TT: Revolts, Plays, Picnics, and Novels, Too!

Looking for the Wednesday Wandering?  Page back one to where I answer a bunch of questions about how I self-edit.  Then come back and join me and Alan as we look at the reaction Henry VIII’s dissolution of the monasteries – and what that has to do with bicycle clubs.

JANE: Last time we dealt with Henry’s motivations and mechanics for dissolving the monasteries.  However, you’ve promised that this was far from the end of that matter.  I can hardly wait!

What Does This Have to Do With Anything?

What Does This Have to Do With Anything?

ALAN: Not surprisingly the dissolution of the monasteries did not go down well, and there were several revolts over the next couple of years. These are known collectively as the Pilgrimage of Grace. Many religious houses were charged with helping the rebels. The heads of these houses were declared traitors and summarily executed. The monks and nuns were forced out into the community and left to fend for themselves (it’s unclear whether or not they were required to remain chaste) and, of course, all the assets of the houses were confiscated.

JANE: Did any monastic houses survive?

ALAN: Yes, some of the richer ones who could prove they were not involved in the Pilgrimage of Grace and whose annual income exceeded £200 continued to exist – largely because they were rich and could afford to pay the king what I can only describe as protection money.

The King’s Commissioners paid regular visits to these monasteries and much informal pressure was applied to persuade the abbots to increase the stipend they paid to the crown. Resistance was largely futile – the Abbot of Glastonbury showed a distinct disinclination to part with any of his assets. He was executed and his monastery (probably the wealthiest in England) was destroyed. A cynic might say this happened because Glastonbury was one of the wealthiest monasteries in England…

The whole process took about four years and more than 800 monasteries were dissolved.

JANE: This all sounds dramatic enough to turn into a novel or two.

ALAN: And someone has done exactly that. There’s a wonderful series of historical mystery stories by C. J. Sansom that are set during these turbulent times. The first book is called Dissolution and the events in it take place in 1537. Matthew Shardlake is a lawyer and a long-time supporter of Reform (though he is starting to have his doubts about its implementation). He is sent by Thomas Cromwell to investigate a horrific murder at the monastery of Scarnsea on the Sussex coast. The monastery itself will soon become a casualty of Henry’s policies and is in the process of winding down. The combination of murder mystery with the social, political and theological intrigues of the time makes for utterly enthralling reading. Sansom brings the times marvellously alive and I recommend his books unreservedly.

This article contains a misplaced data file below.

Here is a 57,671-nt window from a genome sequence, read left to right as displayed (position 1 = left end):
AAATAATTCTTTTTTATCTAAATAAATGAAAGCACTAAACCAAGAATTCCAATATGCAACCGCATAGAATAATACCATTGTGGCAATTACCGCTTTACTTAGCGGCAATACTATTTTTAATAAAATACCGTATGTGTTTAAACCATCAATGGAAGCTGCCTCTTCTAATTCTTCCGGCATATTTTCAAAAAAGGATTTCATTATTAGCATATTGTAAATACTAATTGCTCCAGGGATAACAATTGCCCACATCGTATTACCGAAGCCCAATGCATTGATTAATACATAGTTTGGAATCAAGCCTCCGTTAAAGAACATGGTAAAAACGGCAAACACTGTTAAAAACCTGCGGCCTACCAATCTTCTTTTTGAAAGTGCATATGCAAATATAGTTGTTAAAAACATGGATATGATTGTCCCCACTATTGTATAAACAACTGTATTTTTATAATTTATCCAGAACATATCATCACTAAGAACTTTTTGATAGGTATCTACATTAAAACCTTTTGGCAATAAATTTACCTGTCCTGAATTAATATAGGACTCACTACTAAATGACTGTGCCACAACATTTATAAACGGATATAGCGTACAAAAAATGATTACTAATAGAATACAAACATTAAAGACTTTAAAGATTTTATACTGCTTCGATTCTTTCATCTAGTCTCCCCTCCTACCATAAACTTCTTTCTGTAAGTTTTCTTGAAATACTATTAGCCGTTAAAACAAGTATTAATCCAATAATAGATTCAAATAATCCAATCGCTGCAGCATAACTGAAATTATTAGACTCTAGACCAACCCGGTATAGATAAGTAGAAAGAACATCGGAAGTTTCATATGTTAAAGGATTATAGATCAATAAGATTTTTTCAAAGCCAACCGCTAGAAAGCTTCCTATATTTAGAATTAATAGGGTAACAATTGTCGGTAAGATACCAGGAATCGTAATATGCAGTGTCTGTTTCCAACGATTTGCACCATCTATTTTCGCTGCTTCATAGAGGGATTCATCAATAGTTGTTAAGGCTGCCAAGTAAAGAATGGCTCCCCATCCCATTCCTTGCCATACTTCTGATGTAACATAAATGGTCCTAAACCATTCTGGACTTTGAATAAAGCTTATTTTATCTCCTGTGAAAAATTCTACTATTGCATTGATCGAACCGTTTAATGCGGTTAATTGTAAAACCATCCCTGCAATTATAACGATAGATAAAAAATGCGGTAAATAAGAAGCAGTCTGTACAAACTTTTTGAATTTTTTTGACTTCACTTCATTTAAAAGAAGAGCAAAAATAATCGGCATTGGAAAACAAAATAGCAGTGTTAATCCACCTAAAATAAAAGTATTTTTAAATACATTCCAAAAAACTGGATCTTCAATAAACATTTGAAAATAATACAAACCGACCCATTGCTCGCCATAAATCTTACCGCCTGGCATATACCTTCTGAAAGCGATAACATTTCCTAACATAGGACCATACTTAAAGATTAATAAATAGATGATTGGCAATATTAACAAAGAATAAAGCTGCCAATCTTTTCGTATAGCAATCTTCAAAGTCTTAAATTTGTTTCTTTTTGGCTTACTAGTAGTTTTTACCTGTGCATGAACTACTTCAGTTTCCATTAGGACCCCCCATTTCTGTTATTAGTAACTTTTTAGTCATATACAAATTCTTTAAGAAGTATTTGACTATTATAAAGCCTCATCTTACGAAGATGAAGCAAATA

JANE: They do sound good.  I’ll need to look for them.

ALAN: Henry’s policies have left a legacy that is still visible today. All over England, monastic ruins stand as mute witnesses to Henry’s excesses. The remains of Fountains Abbey are a prominent landmark which is close to Halifax in Yorkshire where I was born. I remember picnics there with my parents, and a school trip where the class was told the story of the dissolution of the monasteries while we stood in the shadows cast by the tumbled walls of the Abbey itself. That was a very effective way of bringing history to life!

JANE: That does sound like a wonderful field trip.  I’m always awed about the sort of historical trips you could take where you grew up.  I lived in Washington, D.C., so I went to some wonderful places, not only in D.C., but in Maryland, Virginia, and Pennsylvania, but written United States history goes back only a few centuries…  Even here in New Mexico, where, because of Spanish settlement the writing historical record goes back much further than on the East Coast, our history is only a few centuries old.  Ah, but I tangent.

ALAN: You live in the New World, but these days I live in an even Newer World than you do. Here anything more than about 100 years old is considered truly ancient. That’s quite a contrast to the area where I was born and brought up in England, where we can trace our history back for more than a thousand years…